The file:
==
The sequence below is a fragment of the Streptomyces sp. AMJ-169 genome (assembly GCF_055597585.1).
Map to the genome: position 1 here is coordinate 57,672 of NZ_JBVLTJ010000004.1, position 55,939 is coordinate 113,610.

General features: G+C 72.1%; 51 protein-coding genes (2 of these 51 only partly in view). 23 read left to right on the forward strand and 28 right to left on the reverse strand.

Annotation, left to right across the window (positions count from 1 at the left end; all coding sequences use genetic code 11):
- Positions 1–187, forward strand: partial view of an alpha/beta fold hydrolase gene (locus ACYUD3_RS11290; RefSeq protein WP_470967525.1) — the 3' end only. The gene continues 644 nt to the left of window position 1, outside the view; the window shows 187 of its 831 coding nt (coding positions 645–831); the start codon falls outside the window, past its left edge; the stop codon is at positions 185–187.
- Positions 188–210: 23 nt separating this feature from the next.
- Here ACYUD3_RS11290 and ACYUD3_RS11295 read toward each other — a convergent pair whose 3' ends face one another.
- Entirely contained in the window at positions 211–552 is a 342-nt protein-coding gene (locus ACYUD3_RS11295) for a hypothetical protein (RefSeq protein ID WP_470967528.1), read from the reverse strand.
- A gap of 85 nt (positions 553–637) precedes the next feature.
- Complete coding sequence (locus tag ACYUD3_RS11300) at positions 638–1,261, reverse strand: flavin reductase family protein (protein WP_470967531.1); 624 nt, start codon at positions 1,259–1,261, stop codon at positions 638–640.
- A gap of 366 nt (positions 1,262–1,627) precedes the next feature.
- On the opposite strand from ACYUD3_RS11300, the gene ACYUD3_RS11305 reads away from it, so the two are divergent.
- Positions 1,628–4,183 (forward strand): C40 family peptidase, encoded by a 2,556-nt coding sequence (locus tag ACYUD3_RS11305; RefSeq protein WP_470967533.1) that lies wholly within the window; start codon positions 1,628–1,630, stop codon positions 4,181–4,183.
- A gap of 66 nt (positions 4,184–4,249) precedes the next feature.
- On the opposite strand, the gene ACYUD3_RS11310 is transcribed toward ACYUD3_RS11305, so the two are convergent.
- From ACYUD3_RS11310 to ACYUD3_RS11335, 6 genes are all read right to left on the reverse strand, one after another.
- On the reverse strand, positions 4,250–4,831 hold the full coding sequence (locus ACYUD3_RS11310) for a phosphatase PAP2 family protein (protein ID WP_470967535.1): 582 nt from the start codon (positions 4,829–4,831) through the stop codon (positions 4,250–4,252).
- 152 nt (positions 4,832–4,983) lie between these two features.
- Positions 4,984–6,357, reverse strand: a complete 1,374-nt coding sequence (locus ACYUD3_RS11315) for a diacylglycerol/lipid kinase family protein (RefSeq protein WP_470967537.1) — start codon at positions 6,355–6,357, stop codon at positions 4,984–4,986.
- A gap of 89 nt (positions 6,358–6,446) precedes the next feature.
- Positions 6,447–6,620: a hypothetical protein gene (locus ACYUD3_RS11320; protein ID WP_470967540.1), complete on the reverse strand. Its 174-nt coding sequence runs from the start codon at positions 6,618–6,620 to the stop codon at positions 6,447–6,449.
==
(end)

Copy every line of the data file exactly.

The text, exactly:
The sequence below is a fragment of the Streptomyces sp. AMJ-169 genome (assembly GCF_055597585.1).
Map to the genome: position 1 here is coordinate 57,672 of NZ_JBVLTJ010000004.1, position 55,939 is coordinate 113,610.

General features: G+C 72.1%; 51 protein-coding genes (2 of these 51 only partly in view). 23 read left to right on the forward strand and 28 right to left on the reverse strand.

Annotation, left to right across the window (positions count from 1 at the left end; all coding sequences use genetic code 11):
- Positions 1–187, forward strand: partial view of an alpha/beta fold hydrolase gene (locus ACYUD3_RS11290; RefSeq protein WP_470967525.1) — the 3' end only. The gene continues 644 nt to the left of window position 1, outside the view; the window shows 187 of its 831 coding nt (coding positions 645–831); the start codon falls outside the window, past its left edge; the stop codon is at positions 185–187.
- Positions 188–210: 23 nt separating this feature from the next.
- Here ACYUD3_RS11290 and ACYUD3_RS11295 read toward each other — a convergent pair whose 3' ends face one another.
- Entirely contained in the window at positions 211–552 is a 342-nt protein-coding gene (locus ACYUD3_RS11295) for a hypothetical protein (RefSeq protein ID WP_470967528.1), read from the reverse strand.
- A gap of 85 nt (positions 553–637) precedes the next feature.
- Complete coding sequence (locus tag ACYUD3_RS11300) at positions 638–1,261, reverse strand: flavin reductase family protein (protein WP_470967531.1); 624 nt, start codon at positions 1,259–1,261, stop codon at positions 638–640.
- A gap of 366 nt (positions 1,262–1,627) precedes the next feature.
- On the opposite strand from ACYUD3_RS11300, the gene ACYUD3_RS11305 reads away from it, so the two are divergent.
- Positions 1,628–4,183 (forward strand): C40 family peptidase, encoded by a 2,556-nt coding sequence (locus tag ACYUD3_RS11305; RefSeq protein WP_470967533.1) that lies wholly within the window; start codon positions 1,628–1,630, stop codon positions 4,181–4,183.
- A gap of 66 nt (positions 4,184–4,249) precedes the next feature.
- On the opposite strand, the gene ACYUD3_RS11310 is transcribed toward ACYUD3_RS11305, so the two are convergent.
- From ACYUD3_RS11310 to ACYUD3_RS11335, 6 genes are all read right to left on the reverse strand, one after another.
- On the reverse strand, positions 4,250–4,831 hold the full coding sequence (locus ACYUD3_RS11310) for a phosphatase PAP2 family protein (protein ID WP_470967535.1): 582 nt from the start codon (positions 4,829–4,831) through the stop codon (positions 4,250–4,252).
- 152 nt (positions 4,832–4,983) lie between these two features.
- Positions 4,984–6,357, reverse strand: a complete 1,374-nt coding sequence (locus ACYUD3_RS11315) for a diacylglycerol/lipid kinase family protein (RefSeq protein WP_470967537.1) — start codon at positions 6,355–6,357, stop codon at positions 4,984–4,986.
- A gap of 89 nt (positions 6,358–6,446) precedes the next feature.
- Positions 6,447–6,620: a hypothetical protein gene (locus ACYUD3_RS11320; protein ID WP_470967540.1), complete on the reverse strand. Its 174-nt coding sequence runs from the start codon at positions 6,618–6,620 to the stop codon at positions 6,447–6,449.